The impact of Damo Suzuki—and Can, the band he sang with from 1970 until 1973—is hard to fathom. Godfathers of the influential Krautrock movement, their contributions to jam-tinted avant-garde and psychedelic rock bliss are far-reaching. It’s rooted in an improvisational path which Suzuki continues to travel, steadfastly committed to unrehearsed performances that delight both the band and the audience.
On March 19, Damo Suzuki visits The Empty Bottle with Damo Suzuki’s Network. “It’s quite difficult to remember,” he says via Skype from his home in Cologne, Germany, of his most recent Chicago performance. “American cities look quite the same to me, everywhere,” he laughs. “It’s also difficult because recently, I had my one thousandth concert. So, I cannot remember one thousand concerts, it’s really difficult.”
Live, Suzuki both chants and enchants, contributing a freeform array of multilingual lyrics, phrases, words and improvised sounds, all surfacing as he sees fit. Meanwhile, interwoven instrumental passages knit a comfortable and enveloping nest, alternately ringing in feedback-riddled abandon. Backing musicians psychically scribble down notes for an on-the-spot choreographed dance of melody and cacophony, one reflecting nothing less than life itself.
“For me it is important not to have any information before we start,” Suzuki points out. “So, what I’m doing now is playing every night with a different formation. I call musicians ‘sound carriers,’ we meet together and we create information. We don’t speak of, ‘Let’s play rock, or heavy things, or noisy things.’ If you don’t have any information, you can go many different directions.
“Energy is the most important substance for everybody’s life, not only music-making,” Damo says. “The beginning is always with energy. I like to have only positive energy, because this world is really dark enough, so, why should I make something dark? You can share this energy as well, in a good performance.”
Now seventy, Suzuki left his home in Japan as a teenager to travel Europe. While busking on the streets of Cologne, the founding members of Can—while at a café, discussing how they should fill a vacancy left by their previous singer, Malcolm Mooney—came upon Suzuki performing, and invited him to join the band. Although Suzuki would go on to record just a few albums with the influential outfit (“Tago Mago,” “Ege Bamyasi” and “Future Days”), those albums are regarded as the band’s peak, material that sowed the psychedelic seeds of ambient, post-punk and a host of other styles to come.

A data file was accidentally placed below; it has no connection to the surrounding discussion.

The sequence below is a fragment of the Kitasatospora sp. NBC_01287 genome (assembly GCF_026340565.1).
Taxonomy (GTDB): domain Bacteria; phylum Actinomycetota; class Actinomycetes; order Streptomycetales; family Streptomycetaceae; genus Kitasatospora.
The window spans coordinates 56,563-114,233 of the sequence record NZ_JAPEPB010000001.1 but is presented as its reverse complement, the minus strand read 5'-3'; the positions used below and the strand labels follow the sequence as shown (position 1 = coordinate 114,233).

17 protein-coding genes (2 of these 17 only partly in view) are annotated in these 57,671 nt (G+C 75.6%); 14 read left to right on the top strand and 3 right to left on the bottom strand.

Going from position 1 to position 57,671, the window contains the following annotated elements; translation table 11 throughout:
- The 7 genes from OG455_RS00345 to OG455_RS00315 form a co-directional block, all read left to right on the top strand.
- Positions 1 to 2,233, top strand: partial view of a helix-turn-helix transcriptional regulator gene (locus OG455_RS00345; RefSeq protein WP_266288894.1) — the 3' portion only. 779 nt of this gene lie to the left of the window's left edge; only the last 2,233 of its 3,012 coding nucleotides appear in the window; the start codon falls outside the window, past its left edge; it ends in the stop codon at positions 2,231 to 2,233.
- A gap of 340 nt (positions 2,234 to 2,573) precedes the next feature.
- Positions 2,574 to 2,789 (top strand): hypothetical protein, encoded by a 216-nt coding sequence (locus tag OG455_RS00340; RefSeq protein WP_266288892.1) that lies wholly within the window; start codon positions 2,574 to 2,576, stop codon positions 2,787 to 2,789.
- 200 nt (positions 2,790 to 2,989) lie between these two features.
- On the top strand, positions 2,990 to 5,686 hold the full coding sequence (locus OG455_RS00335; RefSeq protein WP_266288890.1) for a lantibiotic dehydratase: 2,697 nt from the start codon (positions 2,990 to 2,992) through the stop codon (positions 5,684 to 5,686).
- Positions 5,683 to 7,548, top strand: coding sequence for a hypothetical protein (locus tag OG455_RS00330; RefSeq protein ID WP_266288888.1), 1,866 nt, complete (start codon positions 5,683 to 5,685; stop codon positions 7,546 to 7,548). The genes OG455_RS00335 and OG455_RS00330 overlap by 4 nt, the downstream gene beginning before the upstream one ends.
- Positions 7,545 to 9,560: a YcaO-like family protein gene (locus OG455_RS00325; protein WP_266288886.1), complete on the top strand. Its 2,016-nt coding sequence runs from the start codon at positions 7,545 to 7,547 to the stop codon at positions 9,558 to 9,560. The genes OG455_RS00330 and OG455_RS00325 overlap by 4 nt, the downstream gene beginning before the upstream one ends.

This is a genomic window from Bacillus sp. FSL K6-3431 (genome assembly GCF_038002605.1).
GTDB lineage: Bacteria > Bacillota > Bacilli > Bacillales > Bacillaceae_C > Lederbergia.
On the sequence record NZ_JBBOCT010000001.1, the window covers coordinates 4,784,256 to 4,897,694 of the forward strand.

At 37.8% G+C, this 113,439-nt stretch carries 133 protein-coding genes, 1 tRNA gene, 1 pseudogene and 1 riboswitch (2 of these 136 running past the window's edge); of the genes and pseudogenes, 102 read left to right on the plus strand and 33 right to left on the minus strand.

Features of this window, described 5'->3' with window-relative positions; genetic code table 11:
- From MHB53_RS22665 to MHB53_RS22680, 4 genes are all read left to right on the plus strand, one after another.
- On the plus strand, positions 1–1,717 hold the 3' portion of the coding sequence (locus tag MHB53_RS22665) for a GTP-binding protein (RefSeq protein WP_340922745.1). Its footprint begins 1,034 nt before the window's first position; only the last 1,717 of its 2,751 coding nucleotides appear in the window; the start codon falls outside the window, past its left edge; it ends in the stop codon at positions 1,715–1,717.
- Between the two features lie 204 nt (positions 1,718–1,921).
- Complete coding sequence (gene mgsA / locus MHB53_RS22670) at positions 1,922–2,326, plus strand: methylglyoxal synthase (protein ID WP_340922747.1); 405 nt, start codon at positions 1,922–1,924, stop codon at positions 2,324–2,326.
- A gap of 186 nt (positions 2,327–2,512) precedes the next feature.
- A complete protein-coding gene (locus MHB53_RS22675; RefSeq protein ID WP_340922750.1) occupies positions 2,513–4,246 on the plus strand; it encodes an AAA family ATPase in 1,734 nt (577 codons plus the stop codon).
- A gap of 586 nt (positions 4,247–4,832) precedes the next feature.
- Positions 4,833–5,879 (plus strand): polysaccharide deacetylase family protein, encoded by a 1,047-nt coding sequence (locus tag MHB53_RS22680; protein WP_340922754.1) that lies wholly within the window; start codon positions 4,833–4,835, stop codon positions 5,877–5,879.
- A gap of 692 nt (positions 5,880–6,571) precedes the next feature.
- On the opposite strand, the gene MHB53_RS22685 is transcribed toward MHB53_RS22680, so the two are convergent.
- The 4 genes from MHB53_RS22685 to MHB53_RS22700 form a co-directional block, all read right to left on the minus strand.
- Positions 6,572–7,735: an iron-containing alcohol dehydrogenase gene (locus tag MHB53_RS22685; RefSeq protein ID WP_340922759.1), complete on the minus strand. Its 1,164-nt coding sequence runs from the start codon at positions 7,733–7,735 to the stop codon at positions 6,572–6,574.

Curiously, by his own admission, Suzuki doesn’t listen to music at home. “The only music I hear is at concerts,” he says. “If there is an opening band, I’ll hear that music. But otherwise, it’s not necessary. Because in my brain, all the time, music is going on. And that’s my music, not somebody else’s music.”
Suzuki also begins each day with the same practice: “The first thing I do, I stand in front of a mirror and (look at) myself, ‘I am Damo, I have a responsibility for this person. Keep a smile on, don’t get angry; if it’s possible, support people; so that I’ll be happy at the end of the day.’ If you have a good feeling to share … then you’ll have a much better experience.” He considers it “being good to Damo Suzuki.”
And his performances are all about sharing that good feeling. “What is the meaning, is so that you can be there, you can feel your special moment with us. This only once happens, and never happens twice. Everybody in the audience can make their own stories, it’s interactive. I like to have in that space creative energies, everybody brings something,” he says.
“Everyone feels creative freedom on the platform.”
March 19, 8:30pm at The Empty Bottle, 1035 North Western. $20, 21+
UPDATE: The show has been canceled.
Bill Furbee is a freelance journalist whose work has appeared in Cincinnati CityBeat, Detroit Metro Times, Ghettoblaster, Strength, American Libraries magazine and other publications. He’s also a frequent contributor to Ripley’s Believe It or Not! and a board member of the Cincinnati Music Heritage Foundation, and enjoys repairing pinball machines in his time off.